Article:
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Planting for our future

"As we can be lifted up and strengthened by our participation in community, so too should we recognize and appreciate the important role that the Pittsburgh Jewish Chronicle plays in our lives."

Honi the Circle Maker lived in the land of Israel during the first century B.C.E. He was known as a Jewish miracle worker because of his ability to bring the rain. His story is found in the Babylonian Talmud.

One day, Honi was walking along the road and met a man planting a tree. Honi asked him, “How long will it be until this tree gives you something to eat?” The man answered, “Seventy years.” Honi asked, “So why are you planting it? Do you think you will be around to eat its fruit in seventy years?”

The man answered, “I don’t know. But I do know that I found trees with fruit that someone else had planted a long time ago. I want to plant trees so my children will find trees with fruit as I did.”

We harvest from trees planted before we were born. We plant trees so our children and grandchildren will have something to harvest after we are no longer living. Both a literal and a metaphorical/spiritual truth, planting and harvesting connect us across the generations.

I was born in Pittsburgh at the Montefiore Hospital, where both my parents were also born. My mother graduated from B’nai Israel Hebrew School, and many years later, I became its principal. These parallels are typical for those of us whose families have lived in Pittsburgh for several generations. It is unique and indeed a blessing.

Another family parallel in my life has been the presence of the Jewish Chronicle. Whether we lived with my maternal grandparents on Highview Street in East End or in our own home on Coleridge Street in Stanton Heights, my parents and grandparents looked forward each week to reading the paper from cover to cover. Perhaps they would know someone who had penned an op-ed, or who gave birth; perhaps they would learn about a program or read a political article, or even see their own names mentioned.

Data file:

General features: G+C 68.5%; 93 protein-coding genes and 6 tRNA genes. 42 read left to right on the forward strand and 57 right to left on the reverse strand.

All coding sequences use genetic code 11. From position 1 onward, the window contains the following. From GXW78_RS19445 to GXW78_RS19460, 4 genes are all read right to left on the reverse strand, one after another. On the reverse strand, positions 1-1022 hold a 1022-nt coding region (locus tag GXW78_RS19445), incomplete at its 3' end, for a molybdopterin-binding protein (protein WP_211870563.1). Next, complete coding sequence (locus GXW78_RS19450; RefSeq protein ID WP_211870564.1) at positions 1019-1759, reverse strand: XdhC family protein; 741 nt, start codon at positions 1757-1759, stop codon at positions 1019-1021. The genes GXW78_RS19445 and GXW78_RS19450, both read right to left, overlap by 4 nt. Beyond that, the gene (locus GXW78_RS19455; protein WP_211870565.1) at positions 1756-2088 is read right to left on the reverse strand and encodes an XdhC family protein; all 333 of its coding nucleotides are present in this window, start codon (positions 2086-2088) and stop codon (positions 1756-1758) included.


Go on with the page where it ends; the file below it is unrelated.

Pittsburgh’s first Jewish weekly was the Jewish Criterion (1895-1962), followed by the American Jewish Outlook (1934-1962). As these two newspapers folded in 1962, The Jewish Chronicle was founded, and is known today as the Pittsburgh Jewish Chronicle.

Planting and harvesting.

Over these past weeks, members of the Chronicle board have written about their involvement in Jewish life in Pittsburgh. For me, community is the hub of the wheel which connects the many spokes of my interests and involvement — Jewish education, spiritual and ritual expression, political action, actualizing Jewish tradition and customs, and embracing our city’s diversity.

As a member of the Chronicle board during these last several years, I have been an active witness and participant to its ups and downs and to our difficult discussions and decisions. There has always been a beacon of light which has pulled us forward — those who support the Chronicle. Individuals and organizations who believe in the value of community, or those who want to share their simchas and sadness, or others who desire a touchstone to connect in an actual way to the Jewish world. There are a myriad of reasons to receive the Chronicle each week, whether on your computer or in your mailbox.

Planting and harvesting.

Each of us is a link, connecting the “I” with the “we,” creating a collective embrace, which is so very necessary in our present reality. As we can be lifted up and strengthened by our participation in community, so too should we recognize and appreciate the important role that the Pittsburgh Jewish Chronicle plays in our lives.

Please consider becoming a link in our collective whole by providing needed financial support to the Chronicle so that the life of our community can continue to develop and thrive — not only for our present, but also for our future.

We plant and we harvest. PJC

Malke Frank is a member of the board of trustees of the Pittsburgh Jewish Chronicle and a founding member of The New Community Chevra Kadisha of Greater Pittsburgh.

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